One of the best-known violinists today is Joshua Bell, who performs in classical recitals and concerts around the world and regularly works with top artists across all musical genres. His Mozart concertos and Schubert serenades are masterful. But he can flat-out rock as well. Don’t miss his version of The Beatles’ “Here Comes the Sun,” his jazz improvisations with Chick Corea and Branford Marsalis, or his bluegrass/Americana work with bassist Edgar Meyer. Really, you can explore a vast musical universe just listening to Joshua Bell.
A family of four
But speaking of bass, the upright or double bass plays an essential role in classical, jazz, and bluegrass. It’s the largest of the stringed instruments. In between bass and violin are the viola, slightly larger than violin but beloved by many for its slightly lower, more resonant sound. Next comes the cello, whose larger size gives it a rich, mellow tone but requires the musician to sit while playing. The bass, lowest in pitch as well as largest, is played either standing or sitting on a fairly high stool.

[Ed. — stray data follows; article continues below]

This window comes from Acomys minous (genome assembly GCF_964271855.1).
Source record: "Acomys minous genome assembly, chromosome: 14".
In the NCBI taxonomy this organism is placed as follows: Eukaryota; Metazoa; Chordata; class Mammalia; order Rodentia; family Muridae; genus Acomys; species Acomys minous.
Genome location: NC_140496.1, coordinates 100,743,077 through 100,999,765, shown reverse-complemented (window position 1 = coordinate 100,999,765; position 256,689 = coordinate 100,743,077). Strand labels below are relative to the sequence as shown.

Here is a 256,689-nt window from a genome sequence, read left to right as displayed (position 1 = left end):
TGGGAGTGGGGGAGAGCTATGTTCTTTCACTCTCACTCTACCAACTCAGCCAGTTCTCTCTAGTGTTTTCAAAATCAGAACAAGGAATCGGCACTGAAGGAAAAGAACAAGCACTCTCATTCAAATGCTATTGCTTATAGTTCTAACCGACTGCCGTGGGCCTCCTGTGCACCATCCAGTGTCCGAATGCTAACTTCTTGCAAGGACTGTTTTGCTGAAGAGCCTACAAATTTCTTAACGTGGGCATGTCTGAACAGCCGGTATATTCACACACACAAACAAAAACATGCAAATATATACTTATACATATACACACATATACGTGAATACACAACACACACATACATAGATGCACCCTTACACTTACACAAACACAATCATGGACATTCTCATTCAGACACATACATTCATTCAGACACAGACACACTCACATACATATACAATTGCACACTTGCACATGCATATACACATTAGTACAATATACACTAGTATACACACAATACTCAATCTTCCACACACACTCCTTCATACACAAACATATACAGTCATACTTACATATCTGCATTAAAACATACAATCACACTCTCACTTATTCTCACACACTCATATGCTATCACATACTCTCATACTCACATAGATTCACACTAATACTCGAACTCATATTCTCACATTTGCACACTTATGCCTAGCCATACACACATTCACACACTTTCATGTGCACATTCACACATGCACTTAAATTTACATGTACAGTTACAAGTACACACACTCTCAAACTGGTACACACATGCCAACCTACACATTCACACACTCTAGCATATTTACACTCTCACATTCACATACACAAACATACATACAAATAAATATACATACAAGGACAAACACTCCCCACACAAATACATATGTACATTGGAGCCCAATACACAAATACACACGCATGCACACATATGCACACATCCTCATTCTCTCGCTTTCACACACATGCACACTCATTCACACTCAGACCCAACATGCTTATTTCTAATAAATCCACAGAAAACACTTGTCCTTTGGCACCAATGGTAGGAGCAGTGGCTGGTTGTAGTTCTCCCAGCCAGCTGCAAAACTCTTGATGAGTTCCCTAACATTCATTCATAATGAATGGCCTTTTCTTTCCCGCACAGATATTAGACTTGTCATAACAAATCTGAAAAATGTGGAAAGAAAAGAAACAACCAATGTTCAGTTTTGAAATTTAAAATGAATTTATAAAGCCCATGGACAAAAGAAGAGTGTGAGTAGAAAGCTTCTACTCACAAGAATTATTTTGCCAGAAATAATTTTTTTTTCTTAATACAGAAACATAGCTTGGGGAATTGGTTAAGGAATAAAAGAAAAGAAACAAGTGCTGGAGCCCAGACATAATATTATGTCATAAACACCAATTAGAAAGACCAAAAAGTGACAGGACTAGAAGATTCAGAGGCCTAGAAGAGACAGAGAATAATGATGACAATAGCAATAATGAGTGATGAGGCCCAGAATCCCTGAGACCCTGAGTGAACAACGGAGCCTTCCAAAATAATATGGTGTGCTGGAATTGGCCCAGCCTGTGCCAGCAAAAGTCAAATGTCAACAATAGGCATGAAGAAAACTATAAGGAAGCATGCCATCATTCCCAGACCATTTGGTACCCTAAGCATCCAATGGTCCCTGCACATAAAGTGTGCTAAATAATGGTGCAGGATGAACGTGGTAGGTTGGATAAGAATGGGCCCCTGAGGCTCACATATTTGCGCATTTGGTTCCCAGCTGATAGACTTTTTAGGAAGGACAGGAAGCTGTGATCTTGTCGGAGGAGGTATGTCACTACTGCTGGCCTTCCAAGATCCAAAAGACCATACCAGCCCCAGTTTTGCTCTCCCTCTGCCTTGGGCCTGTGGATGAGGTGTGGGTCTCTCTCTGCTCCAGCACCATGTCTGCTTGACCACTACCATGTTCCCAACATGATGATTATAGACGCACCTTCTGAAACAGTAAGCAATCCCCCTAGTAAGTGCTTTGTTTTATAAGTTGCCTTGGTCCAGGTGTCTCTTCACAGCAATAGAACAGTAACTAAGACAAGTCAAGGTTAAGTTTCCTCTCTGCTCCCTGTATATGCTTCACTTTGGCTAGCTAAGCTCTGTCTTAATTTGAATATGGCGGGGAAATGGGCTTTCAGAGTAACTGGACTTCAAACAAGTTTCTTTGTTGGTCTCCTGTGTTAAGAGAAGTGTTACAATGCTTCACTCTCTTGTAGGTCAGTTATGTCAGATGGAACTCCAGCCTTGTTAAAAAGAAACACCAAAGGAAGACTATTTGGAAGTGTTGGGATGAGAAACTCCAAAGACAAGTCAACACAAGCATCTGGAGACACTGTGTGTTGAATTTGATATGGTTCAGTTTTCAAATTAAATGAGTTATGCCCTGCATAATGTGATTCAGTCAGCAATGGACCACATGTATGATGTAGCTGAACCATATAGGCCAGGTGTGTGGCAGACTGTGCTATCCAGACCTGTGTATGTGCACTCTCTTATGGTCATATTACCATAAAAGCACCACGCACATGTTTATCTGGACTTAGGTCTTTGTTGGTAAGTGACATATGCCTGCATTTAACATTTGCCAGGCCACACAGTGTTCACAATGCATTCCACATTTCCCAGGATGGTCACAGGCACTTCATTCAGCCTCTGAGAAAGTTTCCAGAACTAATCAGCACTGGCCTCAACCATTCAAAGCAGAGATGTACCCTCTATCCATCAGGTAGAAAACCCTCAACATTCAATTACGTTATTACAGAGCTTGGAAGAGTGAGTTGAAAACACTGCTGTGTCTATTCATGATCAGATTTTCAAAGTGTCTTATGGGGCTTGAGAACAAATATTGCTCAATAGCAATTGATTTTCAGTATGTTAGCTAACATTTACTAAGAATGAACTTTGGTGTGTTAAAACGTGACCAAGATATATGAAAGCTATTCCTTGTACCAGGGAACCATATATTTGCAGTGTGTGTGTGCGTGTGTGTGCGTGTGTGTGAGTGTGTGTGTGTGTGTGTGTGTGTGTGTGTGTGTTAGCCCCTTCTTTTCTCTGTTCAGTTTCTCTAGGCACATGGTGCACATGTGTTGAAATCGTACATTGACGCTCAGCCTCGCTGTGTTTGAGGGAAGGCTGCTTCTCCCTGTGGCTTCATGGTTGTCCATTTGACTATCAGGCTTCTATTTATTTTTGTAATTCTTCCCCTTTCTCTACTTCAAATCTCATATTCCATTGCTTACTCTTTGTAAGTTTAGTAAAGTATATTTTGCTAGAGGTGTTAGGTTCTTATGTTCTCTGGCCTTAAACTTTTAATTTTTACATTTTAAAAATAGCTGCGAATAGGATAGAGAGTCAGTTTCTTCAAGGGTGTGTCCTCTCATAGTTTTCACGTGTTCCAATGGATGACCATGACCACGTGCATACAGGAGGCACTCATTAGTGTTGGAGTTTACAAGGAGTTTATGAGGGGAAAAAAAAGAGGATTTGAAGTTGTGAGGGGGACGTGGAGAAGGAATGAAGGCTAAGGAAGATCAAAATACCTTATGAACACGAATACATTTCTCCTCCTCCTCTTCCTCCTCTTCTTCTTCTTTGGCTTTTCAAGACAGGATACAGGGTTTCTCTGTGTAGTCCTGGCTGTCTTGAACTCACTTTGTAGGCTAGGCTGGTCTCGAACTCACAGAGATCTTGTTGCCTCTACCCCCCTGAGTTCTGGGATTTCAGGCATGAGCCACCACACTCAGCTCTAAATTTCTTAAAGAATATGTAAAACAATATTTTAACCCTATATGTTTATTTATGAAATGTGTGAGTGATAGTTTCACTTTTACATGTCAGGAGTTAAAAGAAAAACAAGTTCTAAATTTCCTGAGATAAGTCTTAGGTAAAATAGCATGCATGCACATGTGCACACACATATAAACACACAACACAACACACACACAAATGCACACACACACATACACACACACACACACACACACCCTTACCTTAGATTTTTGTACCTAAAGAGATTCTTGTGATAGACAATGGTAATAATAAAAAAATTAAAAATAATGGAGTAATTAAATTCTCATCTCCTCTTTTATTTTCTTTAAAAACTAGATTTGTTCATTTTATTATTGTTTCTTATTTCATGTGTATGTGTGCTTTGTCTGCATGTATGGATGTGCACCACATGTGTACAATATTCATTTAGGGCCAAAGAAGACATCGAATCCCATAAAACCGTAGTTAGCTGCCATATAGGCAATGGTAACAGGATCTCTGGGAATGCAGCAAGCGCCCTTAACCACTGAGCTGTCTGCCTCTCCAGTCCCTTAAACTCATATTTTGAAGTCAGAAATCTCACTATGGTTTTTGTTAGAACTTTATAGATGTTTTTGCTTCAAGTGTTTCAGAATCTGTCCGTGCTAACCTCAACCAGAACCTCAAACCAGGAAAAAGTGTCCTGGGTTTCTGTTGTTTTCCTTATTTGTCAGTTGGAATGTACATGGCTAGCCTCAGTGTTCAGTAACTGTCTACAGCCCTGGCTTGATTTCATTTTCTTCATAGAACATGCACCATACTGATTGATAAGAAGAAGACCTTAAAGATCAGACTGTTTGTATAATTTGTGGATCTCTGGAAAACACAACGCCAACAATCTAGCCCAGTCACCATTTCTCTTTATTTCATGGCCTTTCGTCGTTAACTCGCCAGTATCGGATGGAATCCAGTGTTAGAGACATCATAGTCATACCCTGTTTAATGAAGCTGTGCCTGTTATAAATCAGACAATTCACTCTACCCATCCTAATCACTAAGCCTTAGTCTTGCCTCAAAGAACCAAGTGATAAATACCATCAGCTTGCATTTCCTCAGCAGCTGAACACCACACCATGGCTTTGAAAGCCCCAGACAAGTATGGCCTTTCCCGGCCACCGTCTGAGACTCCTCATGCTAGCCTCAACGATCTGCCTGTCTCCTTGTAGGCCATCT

Practice brings rewards
Stringed instruments aren’t the easiest to play. They require practice and a good ear to play in tune, and with good tone. You’ll use the fingers of your left hand to press the strings to the fingerboard at different points, to get different notes. With the right hand you’ll draw the bow evenly across the strings to get a rich steady tone. When you do, you’ll know the deep satisfaction that only string players achieve.